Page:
One part of the message particularly struck me and that was "the perils of introspection." It's a long quote, but I think it's worth reading.
"Lewis’s experience in the pursuit of Joy and the mistakes hemade has had a huge effect on the way I think about the assurance of salvation in relationship to introspection and self-examination. What he discovered is that the effort to know the experience of Joy by looking at Joy is self-defeating. He wrote, “I saw that all my waitings and watchings for Joy, all my vain hopes to find some mental content on which I could, so to speak, lay my finger and say, ‘This is it,’ had been a futile attempt contemplate the enjoyed.” 41 It can’t be done, for the moment we step outside ourselves to contemplate our enjoying, we are no longer enjoying, but contemplating. The implication of this for knowing that we are believing God by trying to look at our believing is enormous.Bam. Here was something that applied so thoroughly to me, especially lately. How often do I spend more time thinking about if I'm loving Steve enough and in the right way and if I'm being a good wife and what makes a good wife than focusing on Steve or just on living my life? How often do I evaluate how I feel about doing the dishes and the laundry and convincing myself not to feel bad about it instead of just doing the chores? And even more importantly, how many times do I declare my spiritual life a failure because I insist on focusing on how I'm doing spiritually instead of looking to Jesus?
This is our dilemma . . . as thinkers we are cut off from what we think about; as tasting, touching, willing, loving, hating, we do not clearly understand. The more lucidly we think, the more we are cut off: the more deeply we enter into reality, the less we can think. You cannot study Pleasure in the moment of the nuptial embrace, nor repentance while repenting, nor analyze the nature of humor while roaring with laughter. But when else can you really know these things? 42You cannot hope and also think about hoping at the same moment; for in hope we look to hope’s object and we interrupt this by (so to speak) turning around to look at the hope itself. . . . Introspection is in one respect misleading. In introspection we try to look inside ourselves and see what is going on. But nearly everything that was going on a moment before is stopped by the very act of our turning to look at it. Unfortunately this does not mean that introspection finds nothing. On the contrary, it finds precisely what is left behind by the suspension of all our normal activities; and what is left behind is mainly mental images and physical sensations. The great error is to mistake this mere sediment or track or by product for the activities themselves. 43What this has meant for me is, first, that I see now that the pursuit of Joy must always be indirect—focusing not on the experience but the object to be enjoyed. And, second, I see that faith in Jesus, in its most authentic experience is suspended when it is being analyzed to see if its real. Which means this analysis always ends in discouragement. When we are trusting Christ most authentically, we are not thinking about trusting, but about Christ. When we step out of the moment to examine it, we cease what we were doing, and therefore cannot see it. My counsel for strugglers therefore is relentlessly: Look to Jesus. Look to Jesus in his word. And pray for eyes to see."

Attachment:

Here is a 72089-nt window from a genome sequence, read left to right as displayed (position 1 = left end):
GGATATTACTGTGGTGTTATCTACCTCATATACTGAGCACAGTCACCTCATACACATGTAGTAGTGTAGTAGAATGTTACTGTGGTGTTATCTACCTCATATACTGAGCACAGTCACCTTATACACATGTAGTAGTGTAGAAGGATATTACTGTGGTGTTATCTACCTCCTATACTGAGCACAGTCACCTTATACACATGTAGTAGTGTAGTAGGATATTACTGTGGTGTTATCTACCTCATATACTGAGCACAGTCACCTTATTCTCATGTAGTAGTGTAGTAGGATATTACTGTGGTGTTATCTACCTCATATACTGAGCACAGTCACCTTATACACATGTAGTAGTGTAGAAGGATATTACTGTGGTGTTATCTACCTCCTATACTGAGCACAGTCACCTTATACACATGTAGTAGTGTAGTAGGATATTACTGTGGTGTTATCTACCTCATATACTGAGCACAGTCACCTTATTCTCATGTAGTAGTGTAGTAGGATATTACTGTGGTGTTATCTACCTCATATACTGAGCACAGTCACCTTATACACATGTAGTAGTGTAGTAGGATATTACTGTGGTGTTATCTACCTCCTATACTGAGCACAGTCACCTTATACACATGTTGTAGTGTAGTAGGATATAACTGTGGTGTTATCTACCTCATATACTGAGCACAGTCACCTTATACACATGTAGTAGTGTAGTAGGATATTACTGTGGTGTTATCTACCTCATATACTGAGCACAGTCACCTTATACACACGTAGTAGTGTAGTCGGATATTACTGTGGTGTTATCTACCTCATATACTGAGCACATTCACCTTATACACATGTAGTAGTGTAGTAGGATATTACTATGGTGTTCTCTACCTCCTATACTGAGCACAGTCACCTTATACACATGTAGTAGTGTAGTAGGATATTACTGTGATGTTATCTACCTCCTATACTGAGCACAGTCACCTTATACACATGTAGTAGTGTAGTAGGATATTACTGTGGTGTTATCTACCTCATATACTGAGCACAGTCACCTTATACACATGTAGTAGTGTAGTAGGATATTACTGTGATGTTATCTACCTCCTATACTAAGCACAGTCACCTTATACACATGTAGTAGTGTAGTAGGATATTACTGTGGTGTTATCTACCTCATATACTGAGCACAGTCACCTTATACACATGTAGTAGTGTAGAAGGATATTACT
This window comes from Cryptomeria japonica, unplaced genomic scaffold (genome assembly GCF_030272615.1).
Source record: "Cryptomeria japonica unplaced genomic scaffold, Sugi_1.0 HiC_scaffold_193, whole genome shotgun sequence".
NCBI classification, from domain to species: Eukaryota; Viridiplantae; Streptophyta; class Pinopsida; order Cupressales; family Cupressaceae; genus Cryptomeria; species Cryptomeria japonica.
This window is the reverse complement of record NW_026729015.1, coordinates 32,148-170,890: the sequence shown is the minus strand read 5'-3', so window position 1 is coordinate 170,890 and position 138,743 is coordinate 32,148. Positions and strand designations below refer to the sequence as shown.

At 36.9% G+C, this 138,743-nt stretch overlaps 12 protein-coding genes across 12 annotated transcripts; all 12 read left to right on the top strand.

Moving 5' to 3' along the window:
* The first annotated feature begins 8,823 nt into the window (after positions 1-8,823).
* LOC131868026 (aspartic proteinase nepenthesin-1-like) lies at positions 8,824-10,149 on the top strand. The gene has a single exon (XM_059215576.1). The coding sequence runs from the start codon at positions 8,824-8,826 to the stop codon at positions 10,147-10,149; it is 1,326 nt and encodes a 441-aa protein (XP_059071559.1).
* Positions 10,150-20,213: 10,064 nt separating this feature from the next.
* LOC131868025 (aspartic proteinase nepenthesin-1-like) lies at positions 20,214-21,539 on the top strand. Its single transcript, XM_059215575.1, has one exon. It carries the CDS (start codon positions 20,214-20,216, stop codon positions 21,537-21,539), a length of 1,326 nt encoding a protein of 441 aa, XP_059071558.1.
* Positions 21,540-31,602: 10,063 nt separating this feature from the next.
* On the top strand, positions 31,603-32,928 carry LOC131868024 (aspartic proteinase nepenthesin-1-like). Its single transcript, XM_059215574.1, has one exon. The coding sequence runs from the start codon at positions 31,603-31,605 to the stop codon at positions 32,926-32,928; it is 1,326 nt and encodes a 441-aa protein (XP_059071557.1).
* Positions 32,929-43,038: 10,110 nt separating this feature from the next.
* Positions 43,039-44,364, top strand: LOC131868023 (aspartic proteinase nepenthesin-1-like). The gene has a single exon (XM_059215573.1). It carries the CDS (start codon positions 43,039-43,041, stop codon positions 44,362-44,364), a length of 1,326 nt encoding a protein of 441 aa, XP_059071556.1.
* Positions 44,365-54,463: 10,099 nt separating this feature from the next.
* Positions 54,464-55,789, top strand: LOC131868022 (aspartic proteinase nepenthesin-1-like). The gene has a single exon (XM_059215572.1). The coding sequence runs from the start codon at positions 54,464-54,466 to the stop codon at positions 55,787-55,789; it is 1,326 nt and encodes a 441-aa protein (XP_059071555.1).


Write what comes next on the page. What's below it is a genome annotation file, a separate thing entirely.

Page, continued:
Convicting? Yes. Encouraging? Definitely.